A performance metric is an indicator of how things are trending and the efficiency with which you are hitting your targets. Whereas the strategy serves as the final destination you are trying to reach, your metrics and KPI’s will tell you how much progress you’re making on a day-to-day basis.
Which Metrics are Important?
As digital marketing becomes more measurable, many metrics have been introduced, and understanding the importance and meaning of each one has become a challenge in and of itself. It’s important to remember that the metrics rooted in revenue will remain the critical ones. Such are (obviously) cost-per-acquisition, revenue per user and conversion-rate.
It’s also important that you outline which ones you will be monitoring and optimizing towards before you begin a marketing campaign. Start with questions that you want to have answered on a daily basis…
- Are my ads improving in quality?
- Are we paying more per user or less?
- Are the conversion rates of our site improving?
In early stage initiatives, you will have limited visibility and not a lot of data. You will have to ‘buy’ yourself some data to have something to optimize to begin with. During the early stages, you may have to rely more on softer metrics, like metrics pertaining to traffic acquisition — cost-per-visit, cost-per-new-unique user, bounce rate, and time on site. As you acquire more ‘hard’ performance data, you can rely more on hard metrics.
The North Star Metric
The North Star Metric is the single metric that best captures the core value that your product delivers to customers.
Businesses need the North Star Metric for their marketing efforts because it reduces complexity and confusion while helping you maintain focus.
Why is this necessary?
Because, with all the data and measurability comes a lot of clutter, and it’s easy to be tempted to optimize things that don’t matter.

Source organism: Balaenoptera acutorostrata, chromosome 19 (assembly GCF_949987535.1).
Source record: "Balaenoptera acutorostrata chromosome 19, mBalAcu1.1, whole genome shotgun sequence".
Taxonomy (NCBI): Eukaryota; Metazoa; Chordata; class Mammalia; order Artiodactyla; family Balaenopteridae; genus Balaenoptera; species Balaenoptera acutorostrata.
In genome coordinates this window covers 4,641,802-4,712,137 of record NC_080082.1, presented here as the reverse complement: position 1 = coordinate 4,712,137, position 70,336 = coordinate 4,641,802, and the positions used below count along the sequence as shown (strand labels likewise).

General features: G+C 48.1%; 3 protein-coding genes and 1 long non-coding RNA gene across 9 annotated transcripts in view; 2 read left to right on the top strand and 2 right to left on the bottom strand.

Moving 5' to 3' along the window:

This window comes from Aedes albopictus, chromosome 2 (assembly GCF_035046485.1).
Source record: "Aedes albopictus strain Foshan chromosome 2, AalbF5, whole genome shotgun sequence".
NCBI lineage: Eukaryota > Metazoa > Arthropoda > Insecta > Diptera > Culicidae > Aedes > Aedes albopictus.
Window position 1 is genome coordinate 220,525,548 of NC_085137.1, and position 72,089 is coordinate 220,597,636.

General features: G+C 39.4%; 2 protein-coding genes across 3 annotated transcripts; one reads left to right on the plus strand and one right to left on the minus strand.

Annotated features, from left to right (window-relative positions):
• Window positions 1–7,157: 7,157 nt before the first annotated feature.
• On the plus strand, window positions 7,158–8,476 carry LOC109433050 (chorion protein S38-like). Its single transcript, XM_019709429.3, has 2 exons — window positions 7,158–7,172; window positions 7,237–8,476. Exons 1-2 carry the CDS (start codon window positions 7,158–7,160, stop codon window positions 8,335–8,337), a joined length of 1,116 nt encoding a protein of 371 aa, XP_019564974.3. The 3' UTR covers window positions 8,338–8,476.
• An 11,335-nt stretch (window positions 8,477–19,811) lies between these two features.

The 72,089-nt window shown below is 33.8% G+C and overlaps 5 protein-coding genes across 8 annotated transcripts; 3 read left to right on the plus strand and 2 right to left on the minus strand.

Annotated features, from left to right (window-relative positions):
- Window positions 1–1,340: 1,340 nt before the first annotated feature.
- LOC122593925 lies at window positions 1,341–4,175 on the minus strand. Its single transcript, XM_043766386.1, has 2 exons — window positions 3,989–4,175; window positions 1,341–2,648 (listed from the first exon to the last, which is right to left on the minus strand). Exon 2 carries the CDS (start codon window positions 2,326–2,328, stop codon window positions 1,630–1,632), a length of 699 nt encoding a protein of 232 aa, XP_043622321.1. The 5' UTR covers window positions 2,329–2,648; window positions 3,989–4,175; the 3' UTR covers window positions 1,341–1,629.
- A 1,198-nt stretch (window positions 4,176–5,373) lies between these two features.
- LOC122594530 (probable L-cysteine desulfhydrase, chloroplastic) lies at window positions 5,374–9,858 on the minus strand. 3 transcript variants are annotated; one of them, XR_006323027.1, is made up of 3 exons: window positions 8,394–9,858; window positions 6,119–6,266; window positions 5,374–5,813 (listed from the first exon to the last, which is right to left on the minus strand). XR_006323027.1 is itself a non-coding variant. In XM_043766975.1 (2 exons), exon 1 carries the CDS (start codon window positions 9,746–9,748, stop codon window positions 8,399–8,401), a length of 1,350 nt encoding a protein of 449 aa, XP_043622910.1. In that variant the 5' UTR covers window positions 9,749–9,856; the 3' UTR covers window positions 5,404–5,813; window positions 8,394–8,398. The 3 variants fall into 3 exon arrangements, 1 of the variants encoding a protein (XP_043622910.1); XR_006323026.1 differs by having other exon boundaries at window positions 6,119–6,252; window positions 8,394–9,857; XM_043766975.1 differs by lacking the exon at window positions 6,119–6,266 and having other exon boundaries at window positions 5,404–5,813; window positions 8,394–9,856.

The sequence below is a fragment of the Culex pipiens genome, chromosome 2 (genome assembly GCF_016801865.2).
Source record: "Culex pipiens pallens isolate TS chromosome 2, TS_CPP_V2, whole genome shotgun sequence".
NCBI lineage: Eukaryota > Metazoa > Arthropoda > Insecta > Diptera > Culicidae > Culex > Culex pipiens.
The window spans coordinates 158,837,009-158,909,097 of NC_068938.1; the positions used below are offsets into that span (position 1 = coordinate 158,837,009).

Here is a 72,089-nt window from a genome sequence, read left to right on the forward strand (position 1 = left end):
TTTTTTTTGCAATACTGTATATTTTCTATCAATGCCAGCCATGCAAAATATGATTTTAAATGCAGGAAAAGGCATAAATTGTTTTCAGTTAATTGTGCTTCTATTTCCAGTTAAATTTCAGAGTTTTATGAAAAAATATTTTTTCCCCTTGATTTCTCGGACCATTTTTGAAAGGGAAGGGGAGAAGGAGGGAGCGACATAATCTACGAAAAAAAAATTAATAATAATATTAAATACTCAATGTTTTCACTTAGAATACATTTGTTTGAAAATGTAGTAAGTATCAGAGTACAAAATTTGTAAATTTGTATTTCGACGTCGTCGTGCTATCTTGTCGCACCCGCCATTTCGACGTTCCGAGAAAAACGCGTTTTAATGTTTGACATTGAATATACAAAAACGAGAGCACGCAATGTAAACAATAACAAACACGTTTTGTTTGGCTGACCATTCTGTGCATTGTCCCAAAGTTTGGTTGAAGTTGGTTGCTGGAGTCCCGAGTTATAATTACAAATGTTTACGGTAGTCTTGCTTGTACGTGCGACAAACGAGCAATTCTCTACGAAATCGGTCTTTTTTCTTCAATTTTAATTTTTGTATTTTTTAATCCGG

What’s an example of a North Star metric? New unique users, sign-ups, basket additions, etc.
The North Star Metric is not always actual purchases. Sometimes the absolute numbers of purchases are so low that it’s hard to optimize directly. If you’re trying to optimize for a rarely occurring action, you’re latching onto very small numbers. If you choose a higher-level action, you have more of them (although they might not be quite as meaningful).
One mistake marketers often make is to think that they only need firm performance metrics when they are pursuing direct response marketing. This doesn’t matter if you’re pursuing brand-oriented marketing or more transactional, direct response-oriented marketing — you still need the North Star Metric to guide you and help you cut through the clutter.
Businesses often fail to address the timeline aspect of their marketing plans. Consequently, testing campaigns will stretch out into infinity, in the hopes that they one day hit their performance targets. Remember that goals, targets and objectives are meaningless unless you assign firm deadlines to them.
It also helps to clearly outline the time intervals with which you are going to be evaluating your metrics. In other words, with which frequency are you going to be monitoring these KPI’s? How long will it take for you to see outcomes when you make adjustments? This ties into how long it will take to optimize towards your key metrics.